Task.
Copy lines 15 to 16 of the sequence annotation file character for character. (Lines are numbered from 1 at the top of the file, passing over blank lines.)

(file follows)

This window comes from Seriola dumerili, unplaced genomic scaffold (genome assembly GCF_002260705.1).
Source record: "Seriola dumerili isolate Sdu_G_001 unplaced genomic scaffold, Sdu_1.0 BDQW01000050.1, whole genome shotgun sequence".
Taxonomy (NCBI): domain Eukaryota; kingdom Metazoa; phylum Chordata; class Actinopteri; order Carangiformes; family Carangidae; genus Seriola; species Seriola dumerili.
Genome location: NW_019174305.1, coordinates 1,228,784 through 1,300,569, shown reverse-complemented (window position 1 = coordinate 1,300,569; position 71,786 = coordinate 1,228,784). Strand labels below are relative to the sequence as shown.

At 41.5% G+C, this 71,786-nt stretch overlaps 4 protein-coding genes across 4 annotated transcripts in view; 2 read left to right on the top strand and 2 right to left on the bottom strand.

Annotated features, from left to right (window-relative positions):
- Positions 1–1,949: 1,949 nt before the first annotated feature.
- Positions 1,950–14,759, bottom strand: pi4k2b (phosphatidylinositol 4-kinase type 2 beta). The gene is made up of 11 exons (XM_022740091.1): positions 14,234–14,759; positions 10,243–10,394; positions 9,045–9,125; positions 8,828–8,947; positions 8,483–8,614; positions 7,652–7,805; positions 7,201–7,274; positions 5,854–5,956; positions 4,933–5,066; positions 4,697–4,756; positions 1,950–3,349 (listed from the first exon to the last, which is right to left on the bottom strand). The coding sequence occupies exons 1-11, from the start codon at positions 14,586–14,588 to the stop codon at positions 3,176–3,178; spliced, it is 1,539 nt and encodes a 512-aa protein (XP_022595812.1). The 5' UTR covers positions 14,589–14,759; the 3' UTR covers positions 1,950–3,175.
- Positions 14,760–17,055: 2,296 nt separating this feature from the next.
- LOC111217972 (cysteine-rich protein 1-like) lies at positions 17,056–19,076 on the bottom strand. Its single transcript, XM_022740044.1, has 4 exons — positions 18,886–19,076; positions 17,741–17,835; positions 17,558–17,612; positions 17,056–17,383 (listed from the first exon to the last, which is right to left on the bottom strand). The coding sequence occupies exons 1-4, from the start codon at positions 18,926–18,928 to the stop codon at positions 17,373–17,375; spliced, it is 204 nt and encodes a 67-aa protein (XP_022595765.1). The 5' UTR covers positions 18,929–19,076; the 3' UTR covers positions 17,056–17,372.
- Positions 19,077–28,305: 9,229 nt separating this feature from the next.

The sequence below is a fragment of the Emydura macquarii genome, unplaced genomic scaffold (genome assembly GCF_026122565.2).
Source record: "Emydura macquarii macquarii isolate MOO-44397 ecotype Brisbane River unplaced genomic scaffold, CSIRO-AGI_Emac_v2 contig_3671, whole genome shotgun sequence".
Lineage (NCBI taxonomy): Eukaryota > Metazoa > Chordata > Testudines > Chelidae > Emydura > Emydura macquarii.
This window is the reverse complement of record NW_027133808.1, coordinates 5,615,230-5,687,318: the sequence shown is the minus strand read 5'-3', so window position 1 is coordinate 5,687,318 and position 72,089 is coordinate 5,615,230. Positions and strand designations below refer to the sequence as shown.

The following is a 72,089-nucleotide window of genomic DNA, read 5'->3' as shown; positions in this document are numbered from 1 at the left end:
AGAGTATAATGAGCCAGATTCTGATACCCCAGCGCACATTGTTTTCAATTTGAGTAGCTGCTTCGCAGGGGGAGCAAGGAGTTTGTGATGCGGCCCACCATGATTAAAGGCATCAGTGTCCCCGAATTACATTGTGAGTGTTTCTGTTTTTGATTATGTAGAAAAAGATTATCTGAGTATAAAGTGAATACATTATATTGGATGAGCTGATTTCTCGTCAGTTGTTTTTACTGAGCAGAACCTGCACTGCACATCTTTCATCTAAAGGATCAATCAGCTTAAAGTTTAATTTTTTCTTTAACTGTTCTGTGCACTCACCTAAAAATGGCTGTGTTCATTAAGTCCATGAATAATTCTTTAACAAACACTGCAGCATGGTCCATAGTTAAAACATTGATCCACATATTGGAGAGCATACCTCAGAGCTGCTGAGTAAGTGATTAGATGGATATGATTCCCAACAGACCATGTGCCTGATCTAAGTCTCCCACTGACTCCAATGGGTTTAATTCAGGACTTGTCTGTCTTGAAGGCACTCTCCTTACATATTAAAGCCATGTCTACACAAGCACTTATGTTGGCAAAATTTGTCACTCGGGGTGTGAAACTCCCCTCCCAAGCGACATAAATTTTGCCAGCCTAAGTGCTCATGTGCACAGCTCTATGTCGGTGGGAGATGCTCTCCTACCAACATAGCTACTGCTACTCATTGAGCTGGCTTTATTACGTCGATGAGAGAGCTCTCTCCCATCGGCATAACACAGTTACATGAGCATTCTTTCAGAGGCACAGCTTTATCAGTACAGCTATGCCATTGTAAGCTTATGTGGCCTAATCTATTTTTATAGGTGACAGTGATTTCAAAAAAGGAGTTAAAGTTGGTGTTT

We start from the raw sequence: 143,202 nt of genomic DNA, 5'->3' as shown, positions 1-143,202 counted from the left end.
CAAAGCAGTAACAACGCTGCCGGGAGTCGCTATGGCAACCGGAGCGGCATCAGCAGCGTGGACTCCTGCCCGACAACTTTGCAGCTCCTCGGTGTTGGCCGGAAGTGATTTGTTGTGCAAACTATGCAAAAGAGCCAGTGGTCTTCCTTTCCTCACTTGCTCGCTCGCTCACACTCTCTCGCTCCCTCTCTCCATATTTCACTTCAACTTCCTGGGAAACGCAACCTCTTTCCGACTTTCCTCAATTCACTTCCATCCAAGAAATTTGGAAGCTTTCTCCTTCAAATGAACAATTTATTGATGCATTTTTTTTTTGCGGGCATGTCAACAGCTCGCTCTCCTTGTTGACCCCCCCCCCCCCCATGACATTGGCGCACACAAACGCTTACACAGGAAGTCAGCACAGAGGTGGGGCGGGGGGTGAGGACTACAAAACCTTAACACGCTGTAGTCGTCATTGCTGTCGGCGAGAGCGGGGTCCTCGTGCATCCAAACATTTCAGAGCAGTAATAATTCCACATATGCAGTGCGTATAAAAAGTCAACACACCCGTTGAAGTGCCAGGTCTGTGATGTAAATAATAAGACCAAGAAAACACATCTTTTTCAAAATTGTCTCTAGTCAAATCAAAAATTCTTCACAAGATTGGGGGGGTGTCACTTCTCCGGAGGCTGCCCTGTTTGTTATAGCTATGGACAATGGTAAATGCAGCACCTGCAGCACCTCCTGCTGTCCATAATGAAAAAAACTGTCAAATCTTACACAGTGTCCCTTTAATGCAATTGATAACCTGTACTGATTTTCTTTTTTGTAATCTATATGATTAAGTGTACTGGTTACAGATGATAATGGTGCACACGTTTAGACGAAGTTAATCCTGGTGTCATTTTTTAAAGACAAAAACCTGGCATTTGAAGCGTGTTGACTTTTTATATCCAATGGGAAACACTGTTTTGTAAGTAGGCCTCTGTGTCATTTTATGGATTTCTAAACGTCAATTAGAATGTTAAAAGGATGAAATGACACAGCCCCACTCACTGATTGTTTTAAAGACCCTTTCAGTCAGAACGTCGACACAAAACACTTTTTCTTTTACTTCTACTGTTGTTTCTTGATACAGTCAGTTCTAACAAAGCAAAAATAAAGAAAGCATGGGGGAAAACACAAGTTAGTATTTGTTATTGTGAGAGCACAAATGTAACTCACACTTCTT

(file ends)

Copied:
This window is the reverse complement of record NW_027133808.1, coordinates 5,615,230-5,687,318: the sequence shown is the minus strand read 5'-3', so window position 1 is coordinate 5,687,318 and position 72,089 is coordinate 5,615,230. Positions and strand designations below refer to the sequence as shown.

The following is a 72,089-nucleotide window of genomic DNA, read 5'->3' as shown; positions in this document are numbered from 1 at the left end: